Living with T1D (Type 1 Diabetes) is a Support Group, created for T1D Young Adults ages 17-25. Group T1D gather and socialize with other T1D Young adult to share challenges & suggestions on how to better manage Type 1 Diabetes. Guest Speakers, Educators and Medical Executives are invited to Educate, share recent news on Type 1 Diabetes, provide Therapy for challenges associated with a high percentage of T1D young adults such as Depression, Driving, College, Smoking, Mood Disorders, Alcohol Consumption, Diet, Fitness, Diabetic medications & supplies and more. Group T1D also participate with Team Building Workshops, Recreation Activities and more!
Type 1 diabetes (T1D) is an autoimmune disease in which a person’s pancreas stops producing insulin, a hormone that enables people to get energy from food. It occurs when the body’s immune system attacks and destroys the insulin-producing cells in the pancreas, called beta cells. While its causes are not yet entirely understood, scientists believe that both genetic factors and environmental triggers are involved. Its onset has nothing to do with diet or lifestyle. There is nothing you can do to prevent T1D, and-at present-nothing you can do to get rid of it.
Affects Children and Adults
Type 1 diabetes strikes both children and adults at any age. It comes on suddenly, causes dependence on injected or pumped insulin for life, and carries the constant threat of devastating complications.
Needs Constant Attention
Living with T1D is a constant challenge. People with the disease must carefully balance insulin doses (either by injections multiple times a day or continuous infusion through a pump) with eating and daily activities throughout the day and night. They must also test their blood sugar by pricking their fingers for blood six or more times a day. Despite this constant attention, people with T1D still run the risk of dangerous high or low blood sugar levels, both of which can be life-threatening. People with T1D overcome these challenges on a daily basis.
Not Cured By Insulin
While insulin injections or infusion allow a person with T1D to stay alive, they do not cure the disease, nor do they necessarily prevent the possibility of the disease’s serious effects, which may include: kidney failure, blindness, nerve damage, amputations, heart attack, stroke, and pregnancy complications.
Perseverance and Hope
Although type 1 diabetes is a serious and difficult disease, treatment options are improving all the time, and people with T1D can lead full and active lives. JDRF is driving research to improve the technology people with T1D use to monitor blood sugar levels and deliver the proper doses of insulin, as well as research that will ultimately deliver a cure.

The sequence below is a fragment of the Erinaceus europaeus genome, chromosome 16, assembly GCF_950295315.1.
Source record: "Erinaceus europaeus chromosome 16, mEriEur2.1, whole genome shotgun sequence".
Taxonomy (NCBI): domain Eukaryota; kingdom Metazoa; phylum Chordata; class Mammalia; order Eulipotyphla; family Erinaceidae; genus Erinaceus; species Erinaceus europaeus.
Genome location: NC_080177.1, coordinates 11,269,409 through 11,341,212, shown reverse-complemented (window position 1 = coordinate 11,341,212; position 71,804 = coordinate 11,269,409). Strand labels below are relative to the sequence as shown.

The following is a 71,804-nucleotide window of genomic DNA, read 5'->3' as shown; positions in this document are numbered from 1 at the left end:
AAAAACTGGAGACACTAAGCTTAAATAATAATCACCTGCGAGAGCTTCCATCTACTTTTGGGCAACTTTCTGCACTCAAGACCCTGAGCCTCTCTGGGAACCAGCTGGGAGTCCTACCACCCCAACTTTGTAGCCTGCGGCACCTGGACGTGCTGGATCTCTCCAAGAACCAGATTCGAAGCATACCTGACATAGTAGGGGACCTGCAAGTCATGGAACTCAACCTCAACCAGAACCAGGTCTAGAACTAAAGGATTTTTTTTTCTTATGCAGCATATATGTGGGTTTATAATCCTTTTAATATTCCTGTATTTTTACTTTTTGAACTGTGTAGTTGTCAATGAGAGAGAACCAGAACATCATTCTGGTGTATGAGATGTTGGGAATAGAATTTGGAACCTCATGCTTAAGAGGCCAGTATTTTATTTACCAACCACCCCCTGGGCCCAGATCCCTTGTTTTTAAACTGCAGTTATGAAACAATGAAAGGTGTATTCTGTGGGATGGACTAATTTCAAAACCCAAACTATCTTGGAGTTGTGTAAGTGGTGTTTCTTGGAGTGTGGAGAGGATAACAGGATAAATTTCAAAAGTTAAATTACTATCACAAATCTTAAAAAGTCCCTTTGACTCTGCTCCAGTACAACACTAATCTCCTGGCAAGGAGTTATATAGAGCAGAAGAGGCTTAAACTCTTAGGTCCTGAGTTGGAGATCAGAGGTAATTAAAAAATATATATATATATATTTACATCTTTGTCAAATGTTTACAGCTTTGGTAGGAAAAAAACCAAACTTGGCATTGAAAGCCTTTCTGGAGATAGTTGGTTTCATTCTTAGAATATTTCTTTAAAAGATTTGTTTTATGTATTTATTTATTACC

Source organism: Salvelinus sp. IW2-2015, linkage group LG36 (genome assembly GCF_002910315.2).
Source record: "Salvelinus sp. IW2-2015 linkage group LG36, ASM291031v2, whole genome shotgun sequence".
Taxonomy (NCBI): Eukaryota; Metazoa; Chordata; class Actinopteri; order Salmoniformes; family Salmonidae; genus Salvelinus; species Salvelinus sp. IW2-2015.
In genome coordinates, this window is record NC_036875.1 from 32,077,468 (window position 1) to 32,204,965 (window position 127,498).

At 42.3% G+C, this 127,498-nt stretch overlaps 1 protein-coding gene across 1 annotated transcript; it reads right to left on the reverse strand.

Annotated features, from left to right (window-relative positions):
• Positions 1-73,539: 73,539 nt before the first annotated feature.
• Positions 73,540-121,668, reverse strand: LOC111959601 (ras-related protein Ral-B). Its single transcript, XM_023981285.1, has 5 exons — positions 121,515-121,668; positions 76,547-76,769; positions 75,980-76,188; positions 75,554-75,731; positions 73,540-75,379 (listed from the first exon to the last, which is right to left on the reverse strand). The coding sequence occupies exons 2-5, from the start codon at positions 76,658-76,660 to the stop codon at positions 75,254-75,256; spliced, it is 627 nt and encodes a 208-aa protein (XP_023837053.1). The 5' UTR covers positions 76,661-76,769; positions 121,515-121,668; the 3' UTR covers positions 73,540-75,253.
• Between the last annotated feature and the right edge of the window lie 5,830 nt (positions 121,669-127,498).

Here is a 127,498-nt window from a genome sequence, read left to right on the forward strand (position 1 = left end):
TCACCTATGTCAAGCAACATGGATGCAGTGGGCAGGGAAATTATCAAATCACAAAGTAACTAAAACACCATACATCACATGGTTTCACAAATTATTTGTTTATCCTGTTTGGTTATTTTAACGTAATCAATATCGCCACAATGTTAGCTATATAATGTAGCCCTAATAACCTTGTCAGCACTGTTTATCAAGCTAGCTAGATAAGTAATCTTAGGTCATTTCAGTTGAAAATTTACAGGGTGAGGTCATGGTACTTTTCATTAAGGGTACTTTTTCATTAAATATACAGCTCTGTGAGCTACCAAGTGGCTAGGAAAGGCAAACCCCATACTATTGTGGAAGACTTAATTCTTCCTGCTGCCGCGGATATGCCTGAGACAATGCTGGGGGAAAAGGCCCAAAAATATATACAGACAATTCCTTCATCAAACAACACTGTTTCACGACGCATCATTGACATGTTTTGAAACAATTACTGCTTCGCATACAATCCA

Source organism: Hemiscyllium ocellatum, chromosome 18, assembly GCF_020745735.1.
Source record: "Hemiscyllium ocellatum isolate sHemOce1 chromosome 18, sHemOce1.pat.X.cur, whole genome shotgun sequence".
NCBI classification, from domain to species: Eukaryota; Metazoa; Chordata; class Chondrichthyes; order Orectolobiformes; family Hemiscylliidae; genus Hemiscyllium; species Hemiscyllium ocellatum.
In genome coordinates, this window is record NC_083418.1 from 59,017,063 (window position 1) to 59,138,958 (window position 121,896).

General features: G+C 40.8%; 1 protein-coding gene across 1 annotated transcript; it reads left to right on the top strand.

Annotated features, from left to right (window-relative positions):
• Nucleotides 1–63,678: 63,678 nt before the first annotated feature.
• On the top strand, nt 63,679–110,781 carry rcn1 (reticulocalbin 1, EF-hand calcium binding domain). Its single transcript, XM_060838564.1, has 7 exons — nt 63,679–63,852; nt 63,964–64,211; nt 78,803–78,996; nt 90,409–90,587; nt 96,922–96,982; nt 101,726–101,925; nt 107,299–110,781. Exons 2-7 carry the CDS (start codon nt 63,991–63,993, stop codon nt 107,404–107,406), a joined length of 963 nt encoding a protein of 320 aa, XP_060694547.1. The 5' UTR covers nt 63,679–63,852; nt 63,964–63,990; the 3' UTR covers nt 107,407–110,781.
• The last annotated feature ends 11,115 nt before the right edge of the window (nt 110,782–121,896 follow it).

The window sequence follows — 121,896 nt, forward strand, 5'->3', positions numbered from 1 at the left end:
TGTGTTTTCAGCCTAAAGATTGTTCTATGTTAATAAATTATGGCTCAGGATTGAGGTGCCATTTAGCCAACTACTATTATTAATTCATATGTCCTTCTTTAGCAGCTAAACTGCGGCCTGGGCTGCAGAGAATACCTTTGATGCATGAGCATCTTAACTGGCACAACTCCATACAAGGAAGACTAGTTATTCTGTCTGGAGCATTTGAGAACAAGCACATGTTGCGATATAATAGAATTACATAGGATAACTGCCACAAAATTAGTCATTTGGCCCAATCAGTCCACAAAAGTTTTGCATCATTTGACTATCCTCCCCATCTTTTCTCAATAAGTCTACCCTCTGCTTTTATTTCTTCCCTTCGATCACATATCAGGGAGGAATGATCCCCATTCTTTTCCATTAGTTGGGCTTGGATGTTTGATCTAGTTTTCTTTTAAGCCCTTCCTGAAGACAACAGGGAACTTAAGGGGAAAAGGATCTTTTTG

- As many as three million Americans may have type 1 diabetes. 1
- Each year, more than 15,000 children and 15,000 adults – approximately 80 people per day – are diagnosed with type 1 diabetes in the U.S.2
- 85 percent of people living with type 1 diabetes are adults.3
- The rate of type 1 diabetes incidence among children under the age of 14 is estimated to increase by 3% annually worldwide. 4
Warning signs of T1D may occur suddenly and include:
- Extreme thirst
- Frequent urination
- Drowsiness or lethargy
- Increased appetite
- Sudden weight loss
- Sudden vision changes
- Sugar in the urine
- Fruity odor on the breath
- Heavy or labored breathing
- Stupor or unconsciousness
What is it Like to Have T1D?
Ask people who have type 1 diabetes, and they will tell you: It’s difficult. It’s upsetting. It’s life-threatening. It never goes away. But, at the same time, people with T1D serve as an inspiration by facing the disease’s challenges with courage and perseverance and don’t let it stand in the way of achieving their goals.
“Both children and adults like me who live with type 1 diabetes(T1D) need to be mathematicians, physicians, personal trainers, and dieticians all rolled into one. We need to be constantly factoring and adjusting, making frequent finger sticks to check blood sugars, and giving ourselves multiple daily insulin injections just to stay alive.”
– JDRF International Chairman Mary Tyler Moore
“It is a 24/7/365 job. We never get to relax and forget about food, whether we’ve exercised too much or too little, insulin injections, blood sugar testing, or the impact of stress, a cold, a sunburn, and on and on. So many things make each day a risky venture when you live with T1D.”
– Mary Vonnegut, adult, Rhode Island
“Unlike other kids, I have to check my blood sugar 8 to 10 times a day; everything I eat is measured and every carbohydrate counted. My kit goes with me everywhere I go…. Too much exercise or not eating all my food can be dangerous. I think I’m too young to have to worry about all this stuff.”
– Jonathan Platt, 8, California
“It controls your life in ways that someone without it doesn’t even see. For me, the worst part of living with T1D is the fear that my three children or their children might develop the disease.”
– Nicky Hider, adult, New York
1 Type 1 Diabetes, 2010; Prime Group for JDRF, Mar. 2011
2 NIDDK: http://diabetes.niddk.nih.gov/dm/pubs/statistics/index.htm#i_youngpeople
3 Type 1 Diabetes, 2010; Prime Group for JDRF, Mar. 2011